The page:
Sparkfun’s 9 Degrees of Freedom (Razor IMU) is essentially a breakout board for a small microcontroller and three separate MEMS sensors: a 3-axis accelerometer, a 3-axis gyroscope, and a 3-axis magnetic sensor. While the Razor’s microcontroller ships with sample firmware that demos the output of the three sensors, the full power of the Razor is realized by uploading firmware that utilize the device as a realtime 3D orientation sensor. The Razor’s onboard microcontroller can be programmed directly by an AVR programmer or by a computer-serial connection via a pre-programmed Arduino bootloader.
For my final project for Physical Computing, I attempted to create a device that would allow the user to control a sculpture via brain waves. The device is comprised of a hacked Mindflex (a toy EEG) that,via a processing sketch and an Arduino microcontroller, controls a variable magnetic field, based upon the user’s level of concentration. This magnetic field, in turn, alters the shape of a highly magnetizable fluid (ferrofluid).
Ferrofluid in a Magnetic Field:
Ferrofluid is a liquid suspension of iron nanoparticles that are small enough to remain suspended by Brownian motion (meaning, the iron does not separate easily from the suspension liquid). This liquid becomes magnetized in the presence of a magnetic field and a cone like pattern emerges in the fluid along the lines of the applied magnetic field:
As seen in this experiment performed by scientists at MIT, when confined to two dimensions and subjected to a variable magnetic field, ferrofluid takes on lesser known, otherworldly forms.
Process (What Not to Do):
After reading fellow ITP student Eric Mika’s extremely helpful blog entry on his Mindflex hack, I cracked open the case to the Mindflex headset, loaded the Arduino brain library, connected my Arduino, and began reading data packets from the serial monitor. The Mindflex toy works by sending the EEG readout from the headset to a receiver on the base, which in turn controls a variable DC voltage that regulates the speed of a fan. I thought that if I could locate the variable DC voltage, I would be able to somehow connect it to an electromagnet to create a variable magnetic field. So, I cracked open the Mindflex base, which required removing many hidden screws and breaking plastic pieces.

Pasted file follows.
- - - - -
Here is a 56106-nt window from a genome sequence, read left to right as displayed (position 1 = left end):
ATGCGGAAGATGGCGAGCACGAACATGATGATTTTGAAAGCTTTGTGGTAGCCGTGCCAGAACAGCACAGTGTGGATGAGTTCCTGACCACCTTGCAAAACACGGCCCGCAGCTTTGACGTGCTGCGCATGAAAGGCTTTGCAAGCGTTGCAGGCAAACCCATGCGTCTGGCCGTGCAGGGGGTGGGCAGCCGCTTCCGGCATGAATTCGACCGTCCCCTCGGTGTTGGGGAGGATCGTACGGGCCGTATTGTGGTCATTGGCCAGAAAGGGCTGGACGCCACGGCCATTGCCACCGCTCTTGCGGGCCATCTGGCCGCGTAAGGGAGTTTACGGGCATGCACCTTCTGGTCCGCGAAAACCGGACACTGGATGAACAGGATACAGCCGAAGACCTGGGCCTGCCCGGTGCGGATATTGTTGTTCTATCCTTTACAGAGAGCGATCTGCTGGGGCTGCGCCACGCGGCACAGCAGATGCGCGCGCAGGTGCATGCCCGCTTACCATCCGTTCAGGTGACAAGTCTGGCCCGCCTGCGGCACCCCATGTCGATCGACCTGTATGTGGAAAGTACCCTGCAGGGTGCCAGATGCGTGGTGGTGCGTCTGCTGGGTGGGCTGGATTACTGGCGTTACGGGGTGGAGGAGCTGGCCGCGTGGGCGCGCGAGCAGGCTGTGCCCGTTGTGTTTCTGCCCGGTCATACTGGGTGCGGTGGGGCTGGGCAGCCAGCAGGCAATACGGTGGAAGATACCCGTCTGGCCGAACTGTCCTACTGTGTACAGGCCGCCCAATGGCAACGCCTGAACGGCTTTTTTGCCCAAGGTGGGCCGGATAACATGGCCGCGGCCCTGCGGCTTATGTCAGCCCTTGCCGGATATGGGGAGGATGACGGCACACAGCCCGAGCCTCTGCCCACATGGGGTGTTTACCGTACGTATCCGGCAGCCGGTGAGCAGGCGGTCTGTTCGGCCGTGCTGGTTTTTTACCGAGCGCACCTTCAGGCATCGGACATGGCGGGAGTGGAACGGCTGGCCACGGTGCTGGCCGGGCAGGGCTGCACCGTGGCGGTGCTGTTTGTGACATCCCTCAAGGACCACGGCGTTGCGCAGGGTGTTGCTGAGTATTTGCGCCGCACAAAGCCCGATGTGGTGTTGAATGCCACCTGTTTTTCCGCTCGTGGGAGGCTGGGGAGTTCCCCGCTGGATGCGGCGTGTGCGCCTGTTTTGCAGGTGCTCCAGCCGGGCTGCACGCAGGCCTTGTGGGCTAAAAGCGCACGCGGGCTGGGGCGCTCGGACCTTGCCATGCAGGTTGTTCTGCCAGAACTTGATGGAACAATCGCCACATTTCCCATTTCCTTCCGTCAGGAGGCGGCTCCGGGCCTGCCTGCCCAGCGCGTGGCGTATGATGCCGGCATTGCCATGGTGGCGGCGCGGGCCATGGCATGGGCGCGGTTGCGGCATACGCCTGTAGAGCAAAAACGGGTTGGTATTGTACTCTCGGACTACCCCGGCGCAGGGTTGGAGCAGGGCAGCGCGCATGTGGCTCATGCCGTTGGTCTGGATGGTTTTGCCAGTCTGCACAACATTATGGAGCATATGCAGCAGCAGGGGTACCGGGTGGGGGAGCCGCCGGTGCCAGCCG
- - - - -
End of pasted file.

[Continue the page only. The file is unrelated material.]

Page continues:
I considered creating an electromagnet from scratch by winding magnetic (copper) wire around a soft iron core made of coat hanger pieces.
I had considerable difficulty working with ferrofluid. Essentially, ferrofluid is both extremely messy and extremely sensitive to magnetic fields.
The combination is disastrous. Ferrofluid will stain any container that you place it in (glass or acrylic) and find even the smallest of cracks in said container to leap through, when a magnetic field is near. Placing the ferrofluid in an isopropyl alcohol/deionized water mixture is supposed to reduce the staining power of the ferrofluid.
However, in my experience, the mixture (even in varrying concentrations) alters the consistency of the ferrofluid (transforming it into a chunky metal suspension in water). Ferrofluid is also very expensive and not so widely available. Thinking that my first ferrofluid purchase might have been of inferior quality, I ordered another bottle from a different company.
Unfortunately, the staining/consistency issues where repeated with the second batch. Finding an airtight container was also an issue. I sealed a petri dish with a hot glue gun in an attempt to replicate the 2D surface of ferrofluid used in the MIT experiments. I am still cleaning the resulting mess from this experiment.
Weary of the effect of the strength of the electromagnet on such a unstable substance/contraption, I decided to switch to using a magnetic field created by servomotors and rare earth magnets. The EEG readout from the headset (via a processing sketch and an arduino) controls the motion of a servo motor, which has a rare earth magnet attached to it.
As it stands now, I have created a machine that succeeds in making a massive mess. Over break, I hope to create some form of my original idea. I’m hoping to find a way to fashion a leak proof container of ferrofluid made of a material that does not stain.
For my PComp final, I plan to work with Ferrofluid. Ferrofluid is a liquid suspension of iron nanoparticles that are small enough to remain suspended by Brownian motion (meaning, the iron does not separate easily from the suspension liquid). This liquid becomes magnetized in the presence of a magnetic field. The effect is beautiful and there are many ferrofluid enthusiasts and artists who have documented their creations online. Below is a video of some of the works of Sachiko Kodama:
Most of the pieces that I saw online appear to utilize the physical rotation of a permanent magnet to create a varying magnetic field. However, there are other ways of creating a varying magnetic field. A simple electromagnet can be made by running a current through a coiled wire. By changing the voltage, the magnetic field is altered. In Tesla’s famous Egg of Columbus experiment (created to show the world that AC was not dangerous) a metal egg magically spins in the rotating magnetic field created by a stator (containing four coils) powered by AC current. Here is a video of a setup of the experiment:
This device below, created by a high school physics teacher, allows the viewer to mechanically alter the positions of various magnets to alter a magnetic field, and hence the resulting shape of a Ferrofluid sculpture: